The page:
Fintech CEO: Tim Cook Latest Celeb Tech CEO to Promote Crypto

  • Cryptocurrencies
  • 07.12.2021 08:15 am

 Last month, Apple CEO Tim Cook made news when he told the world at the New York Times DealBook conference that he was invested in cryptocurrency, though noted that he wasn’t giving out investment advice to others. He also noted that he was not committing Apple to participating in cryptocurrencies in any way. His investment came after an interest in digital assets led to further research, he said.

“Whether it is Elon Musk or Kevin O’Leary or Mark Cuban or, now, Tim Cook, there’s a degree of normalcy and safety and, even, intrigue for Main Street investors. There’s that feeling that they don’t want to miss out on an opportunity flagged by a great technologist or investor or business person. It’s a celebrity endorsement, but in a more realistic way. Tim Cook answered a question about his own personal habits and portfolio. He’s not out there hawking Bitcoin. That makes it even more valuable as a vehicle for changing consumer attitudes,” said Richard Gardner, CEO of Modulus, a US-based developer of ultra-high-performance trading and surveillance technology that powers global equities, derivatives, and digital asset exchanges.

“I think it’s reasonable to own it as part of a diversified portfolio,” Cook said. However, on the topic of Apple’s entrance to cryptocurrency, he demurred, saying “I wouldn’t go invest in crypto, not because I wouldn’t invest my own money, but because I don’t think people buy Apple stock to get exposure to crypto,” he said.

“I think that stance is fine, but, in many ways, I’m not sure that it is realistic long-term. Central banks are lighting themselves on fire to be among the first to develop, beta-test, and launch a successful CBDC. At this point, I think it is fair to say that major powers must consider that research mission critical. It really is a national security concern for other major powers to have CBDCs which gains traction for use in international remittances. For that reason, among others, central banks are moving toward launching their own digital currencies, and it is only a matter of time before they are a commonplace payment mechanism. Look at El Salvador, having named Bitcoin legal tender. Change is coming and companies will need to adapt,” said Gardner.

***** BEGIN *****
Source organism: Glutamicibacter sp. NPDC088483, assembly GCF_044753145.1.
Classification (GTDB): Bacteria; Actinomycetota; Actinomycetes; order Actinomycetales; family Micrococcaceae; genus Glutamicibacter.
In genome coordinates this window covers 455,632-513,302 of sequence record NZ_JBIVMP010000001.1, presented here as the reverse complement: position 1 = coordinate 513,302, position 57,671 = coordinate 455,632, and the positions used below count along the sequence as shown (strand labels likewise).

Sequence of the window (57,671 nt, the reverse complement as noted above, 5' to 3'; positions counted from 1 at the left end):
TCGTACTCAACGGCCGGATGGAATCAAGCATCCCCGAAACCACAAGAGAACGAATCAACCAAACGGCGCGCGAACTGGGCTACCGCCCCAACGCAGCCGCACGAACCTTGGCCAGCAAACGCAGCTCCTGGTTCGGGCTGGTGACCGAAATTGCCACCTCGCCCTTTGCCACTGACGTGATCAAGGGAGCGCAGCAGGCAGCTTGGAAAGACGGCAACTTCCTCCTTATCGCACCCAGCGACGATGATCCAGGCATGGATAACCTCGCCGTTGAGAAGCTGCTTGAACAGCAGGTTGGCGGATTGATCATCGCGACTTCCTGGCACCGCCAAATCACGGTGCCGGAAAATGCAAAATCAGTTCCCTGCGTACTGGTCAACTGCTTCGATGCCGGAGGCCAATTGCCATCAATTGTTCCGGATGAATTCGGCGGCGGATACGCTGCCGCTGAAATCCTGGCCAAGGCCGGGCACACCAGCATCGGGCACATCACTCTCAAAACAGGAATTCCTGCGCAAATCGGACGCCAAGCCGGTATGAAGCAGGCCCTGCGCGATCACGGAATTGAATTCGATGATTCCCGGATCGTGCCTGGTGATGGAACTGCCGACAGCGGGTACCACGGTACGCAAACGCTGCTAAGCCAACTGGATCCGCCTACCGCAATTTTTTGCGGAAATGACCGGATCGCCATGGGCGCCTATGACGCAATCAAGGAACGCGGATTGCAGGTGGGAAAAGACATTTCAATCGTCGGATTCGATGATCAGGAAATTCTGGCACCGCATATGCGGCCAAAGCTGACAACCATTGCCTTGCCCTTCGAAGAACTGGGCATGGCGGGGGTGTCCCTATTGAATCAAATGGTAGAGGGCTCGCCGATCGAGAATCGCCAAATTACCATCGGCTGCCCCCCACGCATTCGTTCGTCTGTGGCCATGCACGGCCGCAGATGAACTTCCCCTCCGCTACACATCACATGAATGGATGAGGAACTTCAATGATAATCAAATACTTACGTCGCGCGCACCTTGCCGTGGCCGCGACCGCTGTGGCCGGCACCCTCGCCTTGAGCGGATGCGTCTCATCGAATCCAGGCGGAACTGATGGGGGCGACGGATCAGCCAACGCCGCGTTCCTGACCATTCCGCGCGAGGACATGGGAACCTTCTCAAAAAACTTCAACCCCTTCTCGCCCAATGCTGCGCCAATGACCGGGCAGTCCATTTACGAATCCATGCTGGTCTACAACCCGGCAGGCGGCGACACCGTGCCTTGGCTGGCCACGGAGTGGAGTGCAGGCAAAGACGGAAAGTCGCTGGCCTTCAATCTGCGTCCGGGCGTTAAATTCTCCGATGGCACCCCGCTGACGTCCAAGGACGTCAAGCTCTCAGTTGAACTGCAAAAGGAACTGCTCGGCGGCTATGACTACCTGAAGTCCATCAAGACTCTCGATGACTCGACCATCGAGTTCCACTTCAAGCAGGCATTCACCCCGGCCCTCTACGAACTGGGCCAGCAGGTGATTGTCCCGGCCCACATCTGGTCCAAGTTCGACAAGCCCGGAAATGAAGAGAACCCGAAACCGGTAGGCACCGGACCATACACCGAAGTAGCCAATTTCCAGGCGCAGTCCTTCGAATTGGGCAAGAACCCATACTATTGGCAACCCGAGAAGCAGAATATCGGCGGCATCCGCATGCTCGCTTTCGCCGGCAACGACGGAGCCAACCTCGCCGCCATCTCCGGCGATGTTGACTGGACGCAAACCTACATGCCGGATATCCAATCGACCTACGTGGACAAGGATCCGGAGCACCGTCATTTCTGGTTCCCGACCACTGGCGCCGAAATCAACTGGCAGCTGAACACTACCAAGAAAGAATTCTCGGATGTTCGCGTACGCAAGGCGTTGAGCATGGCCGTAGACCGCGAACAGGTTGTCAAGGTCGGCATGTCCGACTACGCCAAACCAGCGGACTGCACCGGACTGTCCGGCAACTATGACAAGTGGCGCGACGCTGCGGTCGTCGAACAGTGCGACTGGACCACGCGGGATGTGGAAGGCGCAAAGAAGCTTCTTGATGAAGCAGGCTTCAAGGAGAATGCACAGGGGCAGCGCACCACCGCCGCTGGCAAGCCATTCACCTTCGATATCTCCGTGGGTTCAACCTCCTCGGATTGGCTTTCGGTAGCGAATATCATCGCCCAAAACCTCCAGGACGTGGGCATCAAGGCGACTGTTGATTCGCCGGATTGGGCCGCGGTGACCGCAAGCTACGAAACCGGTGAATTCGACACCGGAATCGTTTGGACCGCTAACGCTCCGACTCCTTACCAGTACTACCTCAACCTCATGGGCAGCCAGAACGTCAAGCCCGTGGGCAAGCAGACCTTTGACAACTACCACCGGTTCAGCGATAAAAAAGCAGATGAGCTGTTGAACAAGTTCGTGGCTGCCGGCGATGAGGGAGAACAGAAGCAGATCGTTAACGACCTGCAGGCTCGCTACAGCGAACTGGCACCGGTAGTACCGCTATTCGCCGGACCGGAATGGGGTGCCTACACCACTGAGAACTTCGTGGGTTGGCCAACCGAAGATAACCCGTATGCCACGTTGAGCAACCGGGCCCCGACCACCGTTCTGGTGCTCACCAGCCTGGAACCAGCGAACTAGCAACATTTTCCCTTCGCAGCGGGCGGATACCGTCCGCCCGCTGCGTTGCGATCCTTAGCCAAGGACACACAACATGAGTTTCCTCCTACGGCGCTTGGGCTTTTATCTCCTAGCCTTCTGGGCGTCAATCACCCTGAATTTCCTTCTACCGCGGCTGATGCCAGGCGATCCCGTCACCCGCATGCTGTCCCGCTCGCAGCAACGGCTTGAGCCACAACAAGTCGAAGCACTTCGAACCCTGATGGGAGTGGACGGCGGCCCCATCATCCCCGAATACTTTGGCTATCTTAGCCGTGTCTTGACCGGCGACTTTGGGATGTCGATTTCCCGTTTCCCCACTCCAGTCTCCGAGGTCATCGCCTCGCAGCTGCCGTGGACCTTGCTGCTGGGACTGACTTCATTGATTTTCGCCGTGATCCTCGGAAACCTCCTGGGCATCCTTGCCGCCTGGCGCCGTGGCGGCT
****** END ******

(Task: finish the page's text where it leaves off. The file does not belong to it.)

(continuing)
“One of the remaining questions is how custody will work for digital assets. Right now, cryptocurrencies are mainstream. But, there will be a time in the not too distant future where most will utilize digital assets in their daily life. Right now, we have custody solution providers who simply don’t cut the mustard in terms of the reliability of their security apparatus. One industry leader is embroiled in a lawsuit in which the plaintiff alleges that it is responsible for $70 million worth of losses. That’s not going to work long-term,” said Gardner.

Modulus is known throughout the financial technology segment as a leader in the development of ultra-high frequency trading systems and blockchain technologies. Modulus has provided its exchange solution to some of the industry’s most profitable digital asset exchanges, including a well-known multi-billion-dollar cryptocurrency exchange. Over the past twenty years, the company has built technology for the world’s most notable institutions, with a client list which includes NASA, NASDAQ, Goldman Sachs, Merrill Lynch, JP Morgan Chase, Bank of America, Barclays, Siemens, Shell, Yahoo!, Microsoft, Cornell University, and the University of Chicago.

“Cryptocurrency and digital assets are here to stay. The big names are on board. Institutional investors are on-board. Even regulators are beginning to come around. The last remaining piece of the puzzle is having a custody solution which actually affords investors and asset holders with the security that our society will demand. That’s a work in progress right now, and there’s definitely space in the market for a new entrant with a security focus to completely transform the equation,” said Gardner.

Related News